In the third and final book in the Alaskan Waters series, Beside Still Waters, Violet Channing, orphaned at a young age, is tossed about by life's turbulent waters when the aunt who raised her dies. She wants nothing more than to be a schoolteacher. 

Living in a Boston tenement in 1915, barely able to survive, she accepts a job as a live-in teacher for a sick, motherless child in the harsh Yukon Territory. 

Sailing up the Inside Passage of Alaska, she falls in love with a dashing Yukon riverboat captain. Just when her life feels as beautiful as her new surroundings, tragedy strikes again. 


Can Violet allow her losses to make her better not bitter and learn to love again in this continuing saga of the loves, tragedies, and second chances of a Norwegian immigrant family who must battle the beautiful but often dangerous waters of early twentieth century Southeast Alaska?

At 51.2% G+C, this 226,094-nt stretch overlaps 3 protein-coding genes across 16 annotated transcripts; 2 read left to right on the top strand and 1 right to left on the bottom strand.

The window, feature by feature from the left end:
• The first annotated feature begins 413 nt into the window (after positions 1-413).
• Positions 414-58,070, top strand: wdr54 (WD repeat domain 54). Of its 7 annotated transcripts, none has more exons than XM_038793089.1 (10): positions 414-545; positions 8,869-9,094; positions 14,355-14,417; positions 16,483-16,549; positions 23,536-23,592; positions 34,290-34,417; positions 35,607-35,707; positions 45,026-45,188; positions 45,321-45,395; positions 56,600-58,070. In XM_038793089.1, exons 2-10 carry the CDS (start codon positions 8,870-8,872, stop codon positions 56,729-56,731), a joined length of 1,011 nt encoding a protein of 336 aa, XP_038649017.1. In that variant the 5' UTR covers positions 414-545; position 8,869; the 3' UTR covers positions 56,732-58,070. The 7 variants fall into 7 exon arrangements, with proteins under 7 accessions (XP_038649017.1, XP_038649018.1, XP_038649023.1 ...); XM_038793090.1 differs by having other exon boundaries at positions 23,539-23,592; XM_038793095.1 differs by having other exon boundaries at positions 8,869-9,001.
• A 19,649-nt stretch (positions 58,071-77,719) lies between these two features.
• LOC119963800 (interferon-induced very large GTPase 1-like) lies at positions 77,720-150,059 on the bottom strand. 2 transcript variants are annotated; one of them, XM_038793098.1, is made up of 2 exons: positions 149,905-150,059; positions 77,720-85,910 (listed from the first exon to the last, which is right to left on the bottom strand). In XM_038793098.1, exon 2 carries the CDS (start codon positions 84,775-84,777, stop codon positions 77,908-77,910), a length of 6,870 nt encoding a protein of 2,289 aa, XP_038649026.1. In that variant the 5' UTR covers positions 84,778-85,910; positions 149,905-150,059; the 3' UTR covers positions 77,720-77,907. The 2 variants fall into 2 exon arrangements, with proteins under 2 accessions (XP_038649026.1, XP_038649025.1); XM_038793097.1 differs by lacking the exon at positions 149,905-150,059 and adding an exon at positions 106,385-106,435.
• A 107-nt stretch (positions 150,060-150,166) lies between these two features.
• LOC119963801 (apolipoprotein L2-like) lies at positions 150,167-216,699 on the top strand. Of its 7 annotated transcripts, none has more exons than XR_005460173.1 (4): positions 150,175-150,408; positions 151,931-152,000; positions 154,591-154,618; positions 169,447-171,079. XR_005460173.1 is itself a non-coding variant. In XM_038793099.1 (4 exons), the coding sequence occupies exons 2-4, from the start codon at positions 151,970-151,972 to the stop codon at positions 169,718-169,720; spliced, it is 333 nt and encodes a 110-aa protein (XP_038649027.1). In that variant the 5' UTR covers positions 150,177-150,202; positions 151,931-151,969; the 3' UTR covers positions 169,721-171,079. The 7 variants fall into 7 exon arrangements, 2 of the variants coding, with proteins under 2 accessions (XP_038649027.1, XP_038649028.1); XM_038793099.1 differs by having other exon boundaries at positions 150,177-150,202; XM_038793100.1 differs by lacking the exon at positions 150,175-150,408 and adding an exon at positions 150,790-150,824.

Scenes Violet may have seen while traveling to the Yukon Territory:

Whales bubble feeding along the Inside Passage
Courtesy Google.com


Whale breaching along the Inside Passage
Courtesy Google.com



White Pass & Yukon Route Railway between
Skagway & Whitehorse
Courtesy Google.com
Lake Bennett, Yukon Territory,
Courtesy Google.com
Yukon Sternwheeler "Casca" mentioned in Beside Still Waters
Courtesy Google.com

Beside Still Waters, along with the other two books in the Alaskan Waters Trilogy, Till the Storm Passes By and A Star to Steer By, is published by Ambassador International and is available at Amazon.com (Kindle and paperback), BN.com (Nook and Paperback), Vyrso, and Christian bookstores. Visit my website at www.AnnaLeeConti.com or connect with me at Facebook.com/AnnaLeeConti.Author.